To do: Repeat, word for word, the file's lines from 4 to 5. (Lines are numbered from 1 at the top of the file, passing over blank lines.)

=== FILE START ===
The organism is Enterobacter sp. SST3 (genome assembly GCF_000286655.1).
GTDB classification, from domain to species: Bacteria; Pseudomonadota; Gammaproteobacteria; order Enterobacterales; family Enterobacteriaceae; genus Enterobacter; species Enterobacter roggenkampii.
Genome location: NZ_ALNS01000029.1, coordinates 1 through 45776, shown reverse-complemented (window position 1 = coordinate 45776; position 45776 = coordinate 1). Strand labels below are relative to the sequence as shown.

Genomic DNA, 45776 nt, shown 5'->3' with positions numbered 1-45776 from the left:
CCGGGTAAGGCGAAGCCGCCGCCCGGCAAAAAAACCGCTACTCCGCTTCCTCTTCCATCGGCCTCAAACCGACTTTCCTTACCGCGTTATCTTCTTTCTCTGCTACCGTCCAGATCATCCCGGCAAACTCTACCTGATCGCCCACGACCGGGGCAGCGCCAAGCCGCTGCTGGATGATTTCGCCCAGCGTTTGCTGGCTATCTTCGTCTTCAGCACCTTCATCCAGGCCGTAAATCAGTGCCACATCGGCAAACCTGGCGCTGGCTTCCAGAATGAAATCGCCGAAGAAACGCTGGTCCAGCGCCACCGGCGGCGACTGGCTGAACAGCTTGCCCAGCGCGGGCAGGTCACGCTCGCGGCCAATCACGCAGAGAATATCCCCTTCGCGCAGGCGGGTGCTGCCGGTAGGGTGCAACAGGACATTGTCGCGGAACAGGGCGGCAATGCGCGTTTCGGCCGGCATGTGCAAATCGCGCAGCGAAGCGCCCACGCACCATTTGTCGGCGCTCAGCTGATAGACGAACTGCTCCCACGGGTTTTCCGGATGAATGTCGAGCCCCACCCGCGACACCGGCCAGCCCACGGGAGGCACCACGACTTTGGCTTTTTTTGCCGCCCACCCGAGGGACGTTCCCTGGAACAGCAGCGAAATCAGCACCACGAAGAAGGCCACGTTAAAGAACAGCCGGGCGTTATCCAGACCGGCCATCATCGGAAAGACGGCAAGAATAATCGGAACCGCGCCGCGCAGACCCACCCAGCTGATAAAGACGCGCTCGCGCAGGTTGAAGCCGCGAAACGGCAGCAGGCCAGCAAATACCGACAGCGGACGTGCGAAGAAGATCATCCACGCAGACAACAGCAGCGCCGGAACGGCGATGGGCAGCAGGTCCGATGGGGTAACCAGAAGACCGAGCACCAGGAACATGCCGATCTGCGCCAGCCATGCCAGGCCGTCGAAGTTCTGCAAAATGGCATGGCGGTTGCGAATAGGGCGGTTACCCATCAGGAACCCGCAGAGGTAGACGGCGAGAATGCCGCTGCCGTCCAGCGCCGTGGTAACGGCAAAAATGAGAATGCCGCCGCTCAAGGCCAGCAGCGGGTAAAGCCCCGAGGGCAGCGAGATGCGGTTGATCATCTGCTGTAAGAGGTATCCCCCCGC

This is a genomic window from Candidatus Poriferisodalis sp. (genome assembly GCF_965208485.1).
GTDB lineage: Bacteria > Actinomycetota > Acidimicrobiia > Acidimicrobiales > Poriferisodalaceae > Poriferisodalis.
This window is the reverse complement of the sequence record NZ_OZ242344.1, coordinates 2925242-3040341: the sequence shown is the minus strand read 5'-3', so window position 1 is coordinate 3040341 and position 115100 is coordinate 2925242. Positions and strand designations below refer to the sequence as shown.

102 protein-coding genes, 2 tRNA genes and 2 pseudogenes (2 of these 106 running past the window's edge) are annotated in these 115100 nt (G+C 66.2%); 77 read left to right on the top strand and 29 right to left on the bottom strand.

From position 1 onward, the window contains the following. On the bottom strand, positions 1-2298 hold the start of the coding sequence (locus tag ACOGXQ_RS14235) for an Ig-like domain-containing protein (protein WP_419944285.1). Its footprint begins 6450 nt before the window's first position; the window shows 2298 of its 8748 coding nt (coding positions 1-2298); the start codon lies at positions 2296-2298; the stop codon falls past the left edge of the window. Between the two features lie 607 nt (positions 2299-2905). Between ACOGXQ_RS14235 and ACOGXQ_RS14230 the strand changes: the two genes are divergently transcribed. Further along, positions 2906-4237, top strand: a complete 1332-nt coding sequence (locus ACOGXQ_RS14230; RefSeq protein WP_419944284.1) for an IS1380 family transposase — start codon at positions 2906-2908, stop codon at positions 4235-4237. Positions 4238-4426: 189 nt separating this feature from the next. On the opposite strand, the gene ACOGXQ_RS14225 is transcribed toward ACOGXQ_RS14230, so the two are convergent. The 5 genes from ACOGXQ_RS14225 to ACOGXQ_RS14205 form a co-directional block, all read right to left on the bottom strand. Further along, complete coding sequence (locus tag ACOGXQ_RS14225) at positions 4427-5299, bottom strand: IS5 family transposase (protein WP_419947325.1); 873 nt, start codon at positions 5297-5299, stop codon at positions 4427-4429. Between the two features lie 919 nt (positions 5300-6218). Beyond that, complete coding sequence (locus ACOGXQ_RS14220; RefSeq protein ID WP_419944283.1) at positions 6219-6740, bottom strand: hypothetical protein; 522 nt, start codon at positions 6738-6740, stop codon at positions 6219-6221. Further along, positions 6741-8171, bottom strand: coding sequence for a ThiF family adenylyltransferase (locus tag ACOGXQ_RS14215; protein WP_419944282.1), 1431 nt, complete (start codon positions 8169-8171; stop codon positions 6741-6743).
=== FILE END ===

Genomic DNA, 45776 nt, shown 5'->3' with positions numbered 1-45776 from the left:
CCGGGTAAGGCGAAGCCGCCGCCCGGCAAAAAAACCGCTACTCCGCTTCCTCTTCCATCGGCCTCAAACCGACTTTCCTTACCGCGTTATCTTCTTTCTCTGCTACCGTCCAGATCATCCCGGCAAACTCTACCTGATCGCCCACGACCGGGGCAGCGCCAAGCCGCTGCTGGATGATTTCGCCCAGCGTTTGCTGGCTATCTTCGTCTTCAGCACCTTCATCCAGGCCGTAAATCAGTGCCACATCGGCAAACCTGGCGCTGGCTTCCAGAATGAAATCGCCGAAGAAACGCTGGTCCAGCGCCACCGGCGGCGACTGGCTGAACAGCTTGCCCAGCGCGGGCAGGTCACGCTCGCGGCCAATCACGCAGAGAATATCCCCTTCGCGCAGGCGGGTGCTGCCGGTAGGGTGCAACAGGACATTGTCGCGGAACAGGGCGGCAATGCGCGTTTCGGCCGGCATGTGCAAATCGCGCAGCGAAGCGCCCACGCACCATTTGTCGGCGCTCAGCTGATAGACGAACTGCTCCCACGGGTTTTCCGGATGAATGTCGAGCCCCACCCGCGACACCGGCCAGCCCACGGGAGGCACCACGACTTTGGCTTTTTTTGCCGCCCACCCGAGGGACGTTCCCTGGAACAGCAGCGAAATCAGCACCACGAAGAAGGCCACGTTAAAGAACAGCCGGGCGTTATCCAGACCGGCCATCATCGGAAAGACGGCAAGAATAATCGGAACCGCGCCGCGCAGACCCACCCAGCTGATAAAGACGCGCTCGCGCAGGTTGAAGCCGCGAAACGGCAGCAGGCCAGCAAATACCGACAGCGGACGTGCGAAGAAGATCATCCACGCAGACAACAGCAGCGCCGGAACGGCGATGGGCAGCAGGTCCGATGGGGTAACCAGAAGACCGAGCACCAGGAACATGCCGATCTGCGCCAGCCATGCCAGGCCGTCGAAGTTCTGCAAAATGGCATGGCGGTTGCGAATAGGGCGGTTACCCATCAGGAACCCGCAGAGGTAGACGGCGAGAATGCCGCTGCCGTCCAGCGCCGTGGTAACGGCAAAAATGAGAATGCCGCCGCTCAAGGCCAGCAGCGGGTAAAGCCCCGAGGGCAGCGAGATGCGGTTGATCATCTGCTGTAAGAGGTATCCCCCCGC